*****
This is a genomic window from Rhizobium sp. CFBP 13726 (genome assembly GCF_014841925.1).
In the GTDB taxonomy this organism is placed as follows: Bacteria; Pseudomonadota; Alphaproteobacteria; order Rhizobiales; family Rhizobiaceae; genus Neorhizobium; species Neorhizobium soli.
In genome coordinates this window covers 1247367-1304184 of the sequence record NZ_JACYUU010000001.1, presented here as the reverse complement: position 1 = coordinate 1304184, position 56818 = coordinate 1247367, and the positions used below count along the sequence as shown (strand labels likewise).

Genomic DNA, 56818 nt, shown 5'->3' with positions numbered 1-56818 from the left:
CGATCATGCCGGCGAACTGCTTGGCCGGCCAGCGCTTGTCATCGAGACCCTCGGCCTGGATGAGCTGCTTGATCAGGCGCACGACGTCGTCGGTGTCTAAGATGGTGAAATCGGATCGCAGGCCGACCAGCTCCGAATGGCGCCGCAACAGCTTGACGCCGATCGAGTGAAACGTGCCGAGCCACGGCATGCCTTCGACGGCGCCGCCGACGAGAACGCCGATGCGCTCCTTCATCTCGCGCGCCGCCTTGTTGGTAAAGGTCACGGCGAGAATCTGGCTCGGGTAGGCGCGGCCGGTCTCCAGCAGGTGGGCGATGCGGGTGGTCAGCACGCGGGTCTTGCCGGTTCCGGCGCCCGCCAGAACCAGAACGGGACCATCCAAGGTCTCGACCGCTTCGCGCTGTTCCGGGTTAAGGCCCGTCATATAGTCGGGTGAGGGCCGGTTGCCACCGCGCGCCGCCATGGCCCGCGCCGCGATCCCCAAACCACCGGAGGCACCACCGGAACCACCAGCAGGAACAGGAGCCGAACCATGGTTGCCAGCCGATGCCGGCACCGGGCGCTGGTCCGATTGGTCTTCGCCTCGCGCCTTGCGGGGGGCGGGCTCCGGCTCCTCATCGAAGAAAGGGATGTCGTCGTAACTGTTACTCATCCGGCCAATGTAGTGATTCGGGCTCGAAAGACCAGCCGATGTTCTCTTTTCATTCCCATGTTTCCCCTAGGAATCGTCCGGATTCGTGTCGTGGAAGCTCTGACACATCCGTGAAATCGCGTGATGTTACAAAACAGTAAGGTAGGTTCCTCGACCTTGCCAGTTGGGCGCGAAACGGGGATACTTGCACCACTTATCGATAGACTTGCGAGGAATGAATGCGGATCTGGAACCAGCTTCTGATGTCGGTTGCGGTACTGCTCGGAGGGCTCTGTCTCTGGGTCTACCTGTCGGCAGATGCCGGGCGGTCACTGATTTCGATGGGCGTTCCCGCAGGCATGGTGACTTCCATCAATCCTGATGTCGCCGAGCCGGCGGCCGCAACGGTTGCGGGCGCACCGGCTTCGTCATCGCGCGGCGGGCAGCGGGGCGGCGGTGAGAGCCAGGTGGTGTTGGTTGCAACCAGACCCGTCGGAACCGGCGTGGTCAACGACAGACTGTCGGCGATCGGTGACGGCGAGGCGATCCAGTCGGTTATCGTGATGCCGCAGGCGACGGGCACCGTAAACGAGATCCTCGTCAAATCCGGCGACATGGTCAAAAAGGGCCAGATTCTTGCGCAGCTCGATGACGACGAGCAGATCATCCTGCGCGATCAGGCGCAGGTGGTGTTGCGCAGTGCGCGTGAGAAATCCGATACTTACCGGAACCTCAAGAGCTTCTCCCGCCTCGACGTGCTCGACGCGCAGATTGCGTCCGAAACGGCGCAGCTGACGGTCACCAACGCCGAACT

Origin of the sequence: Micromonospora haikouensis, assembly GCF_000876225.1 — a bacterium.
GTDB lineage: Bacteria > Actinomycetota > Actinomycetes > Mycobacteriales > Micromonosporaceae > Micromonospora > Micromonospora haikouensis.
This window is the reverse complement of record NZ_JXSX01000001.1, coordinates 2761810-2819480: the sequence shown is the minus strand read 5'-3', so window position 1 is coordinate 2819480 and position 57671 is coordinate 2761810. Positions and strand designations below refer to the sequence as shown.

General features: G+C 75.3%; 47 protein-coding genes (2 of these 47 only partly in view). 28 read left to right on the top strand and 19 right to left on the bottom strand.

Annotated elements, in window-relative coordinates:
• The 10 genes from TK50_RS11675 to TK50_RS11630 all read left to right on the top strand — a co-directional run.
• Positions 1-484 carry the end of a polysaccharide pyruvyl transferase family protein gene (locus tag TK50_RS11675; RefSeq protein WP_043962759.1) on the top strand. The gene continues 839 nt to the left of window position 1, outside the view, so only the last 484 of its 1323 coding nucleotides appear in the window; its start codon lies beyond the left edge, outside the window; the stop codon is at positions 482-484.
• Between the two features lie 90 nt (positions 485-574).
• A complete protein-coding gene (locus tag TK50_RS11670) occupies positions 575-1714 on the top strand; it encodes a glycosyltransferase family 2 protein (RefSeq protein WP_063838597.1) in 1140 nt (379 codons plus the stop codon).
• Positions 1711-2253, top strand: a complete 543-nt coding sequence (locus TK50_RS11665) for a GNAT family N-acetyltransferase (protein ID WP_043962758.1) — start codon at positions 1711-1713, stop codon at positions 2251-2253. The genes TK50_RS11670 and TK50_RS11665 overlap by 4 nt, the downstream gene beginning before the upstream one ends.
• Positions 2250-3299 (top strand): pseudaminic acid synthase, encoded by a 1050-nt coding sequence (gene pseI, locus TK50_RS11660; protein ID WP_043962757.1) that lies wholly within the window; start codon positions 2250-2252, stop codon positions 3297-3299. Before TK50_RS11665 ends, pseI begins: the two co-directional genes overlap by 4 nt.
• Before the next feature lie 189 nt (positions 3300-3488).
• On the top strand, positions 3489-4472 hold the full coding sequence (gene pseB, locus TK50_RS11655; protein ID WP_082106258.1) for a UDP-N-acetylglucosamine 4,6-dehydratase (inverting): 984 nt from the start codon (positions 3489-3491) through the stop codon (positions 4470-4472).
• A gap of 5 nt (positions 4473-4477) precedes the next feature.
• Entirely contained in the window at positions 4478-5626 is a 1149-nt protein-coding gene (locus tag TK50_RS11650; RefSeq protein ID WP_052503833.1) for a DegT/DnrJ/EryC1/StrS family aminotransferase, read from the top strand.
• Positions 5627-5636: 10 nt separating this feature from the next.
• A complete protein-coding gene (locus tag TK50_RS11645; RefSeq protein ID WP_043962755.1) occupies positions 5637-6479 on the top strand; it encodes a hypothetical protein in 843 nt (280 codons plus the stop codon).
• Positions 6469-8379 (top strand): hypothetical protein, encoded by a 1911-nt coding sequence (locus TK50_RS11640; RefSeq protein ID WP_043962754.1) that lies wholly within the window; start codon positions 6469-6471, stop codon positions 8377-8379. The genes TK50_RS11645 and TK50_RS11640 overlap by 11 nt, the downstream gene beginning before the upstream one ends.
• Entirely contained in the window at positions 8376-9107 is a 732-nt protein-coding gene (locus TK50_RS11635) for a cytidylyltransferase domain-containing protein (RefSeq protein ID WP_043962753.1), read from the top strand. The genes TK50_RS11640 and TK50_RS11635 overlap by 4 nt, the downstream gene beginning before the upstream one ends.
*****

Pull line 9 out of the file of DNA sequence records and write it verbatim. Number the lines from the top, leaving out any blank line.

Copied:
General features: G+C 75.3%; 47 protein-coding genes (2 of these 47 only partly in view). 28 read left to right on the top strand and 19 right to left on the bottom strand.